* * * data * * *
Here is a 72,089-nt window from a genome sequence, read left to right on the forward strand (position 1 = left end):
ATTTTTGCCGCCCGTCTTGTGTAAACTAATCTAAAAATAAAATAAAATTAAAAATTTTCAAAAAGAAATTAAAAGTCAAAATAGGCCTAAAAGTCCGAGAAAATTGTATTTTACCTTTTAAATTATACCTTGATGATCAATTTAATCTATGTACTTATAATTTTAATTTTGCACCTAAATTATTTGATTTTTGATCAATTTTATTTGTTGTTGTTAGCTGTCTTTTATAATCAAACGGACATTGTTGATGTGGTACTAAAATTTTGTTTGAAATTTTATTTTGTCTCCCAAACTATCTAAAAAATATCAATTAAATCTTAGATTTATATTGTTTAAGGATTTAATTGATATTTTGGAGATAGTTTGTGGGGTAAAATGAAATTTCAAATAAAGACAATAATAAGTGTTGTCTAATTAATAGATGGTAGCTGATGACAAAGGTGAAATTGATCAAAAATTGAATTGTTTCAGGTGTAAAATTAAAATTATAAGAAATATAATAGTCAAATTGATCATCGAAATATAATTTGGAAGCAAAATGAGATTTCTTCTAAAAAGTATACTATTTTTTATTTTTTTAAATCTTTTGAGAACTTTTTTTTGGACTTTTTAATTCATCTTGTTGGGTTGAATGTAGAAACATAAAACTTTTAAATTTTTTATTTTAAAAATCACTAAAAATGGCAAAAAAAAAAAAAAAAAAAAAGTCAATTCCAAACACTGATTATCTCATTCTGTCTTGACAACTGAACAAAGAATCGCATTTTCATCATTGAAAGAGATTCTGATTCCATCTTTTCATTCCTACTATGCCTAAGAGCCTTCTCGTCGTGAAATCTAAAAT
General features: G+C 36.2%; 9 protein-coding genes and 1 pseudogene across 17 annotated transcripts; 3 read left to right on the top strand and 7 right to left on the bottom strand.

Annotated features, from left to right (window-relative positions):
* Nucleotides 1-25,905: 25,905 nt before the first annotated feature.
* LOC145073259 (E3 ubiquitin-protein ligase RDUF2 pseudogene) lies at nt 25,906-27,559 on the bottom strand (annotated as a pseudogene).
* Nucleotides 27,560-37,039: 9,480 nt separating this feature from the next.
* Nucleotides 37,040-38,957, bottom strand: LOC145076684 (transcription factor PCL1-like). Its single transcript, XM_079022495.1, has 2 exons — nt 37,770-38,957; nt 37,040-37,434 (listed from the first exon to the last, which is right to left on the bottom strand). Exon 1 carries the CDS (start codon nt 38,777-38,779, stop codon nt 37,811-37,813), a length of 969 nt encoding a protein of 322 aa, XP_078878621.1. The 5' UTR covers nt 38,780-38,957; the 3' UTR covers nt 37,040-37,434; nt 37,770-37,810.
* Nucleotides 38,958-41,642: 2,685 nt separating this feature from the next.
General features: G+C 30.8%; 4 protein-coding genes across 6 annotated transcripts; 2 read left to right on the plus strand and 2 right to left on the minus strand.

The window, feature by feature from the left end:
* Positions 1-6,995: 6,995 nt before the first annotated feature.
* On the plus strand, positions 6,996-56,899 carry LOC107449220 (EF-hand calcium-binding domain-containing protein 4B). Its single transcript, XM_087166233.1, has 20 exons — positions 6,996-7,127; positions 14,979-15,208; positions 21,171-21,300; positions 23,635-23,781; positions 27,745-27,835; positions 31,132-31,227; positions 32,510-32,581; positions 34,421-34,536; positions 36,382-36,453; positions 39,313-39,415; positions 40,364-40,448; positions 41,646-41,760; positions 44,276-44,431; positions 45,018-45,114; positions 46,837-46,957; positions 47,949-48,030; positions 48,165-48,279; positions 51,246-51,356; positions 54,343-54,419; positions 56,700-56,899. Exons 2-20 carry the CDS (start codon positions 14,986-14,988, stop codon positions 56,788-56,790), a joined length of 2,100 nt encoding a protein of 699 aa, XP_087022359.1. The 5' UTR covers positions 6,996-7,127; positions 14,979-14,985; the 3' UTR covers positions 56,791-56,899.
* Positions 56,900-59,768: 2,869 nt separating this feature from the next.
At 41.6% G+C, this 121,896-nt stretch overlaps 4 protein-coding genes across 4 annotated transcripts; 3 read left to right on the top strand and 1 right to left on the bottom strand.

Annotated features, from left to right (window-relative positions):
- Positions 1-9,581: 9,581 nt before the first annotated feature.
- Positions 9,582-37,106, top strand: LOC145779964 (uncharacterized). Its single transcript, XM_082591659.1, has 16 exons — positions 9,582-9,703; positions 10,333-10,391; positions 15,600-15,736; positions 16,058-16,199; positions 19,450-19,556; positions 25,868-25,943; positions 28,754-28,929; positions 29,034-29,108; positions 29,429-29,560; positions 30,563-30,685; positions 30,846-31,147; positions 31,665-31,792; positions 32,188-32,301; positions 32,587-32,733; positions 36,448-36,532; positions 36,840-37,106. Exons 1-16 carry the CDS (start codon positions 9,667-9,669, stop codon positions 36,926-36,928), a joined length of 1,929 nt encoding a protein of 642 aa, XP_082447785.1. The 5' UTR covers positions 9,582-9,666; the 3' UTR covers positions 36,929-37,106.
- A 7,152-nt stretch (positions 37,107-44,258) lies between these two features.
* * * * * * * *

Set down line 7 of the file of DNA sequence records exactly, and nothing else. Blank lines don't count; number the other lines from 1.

* Nucleotides 27,560-37,039: 9,480 nt separating this feature from the next.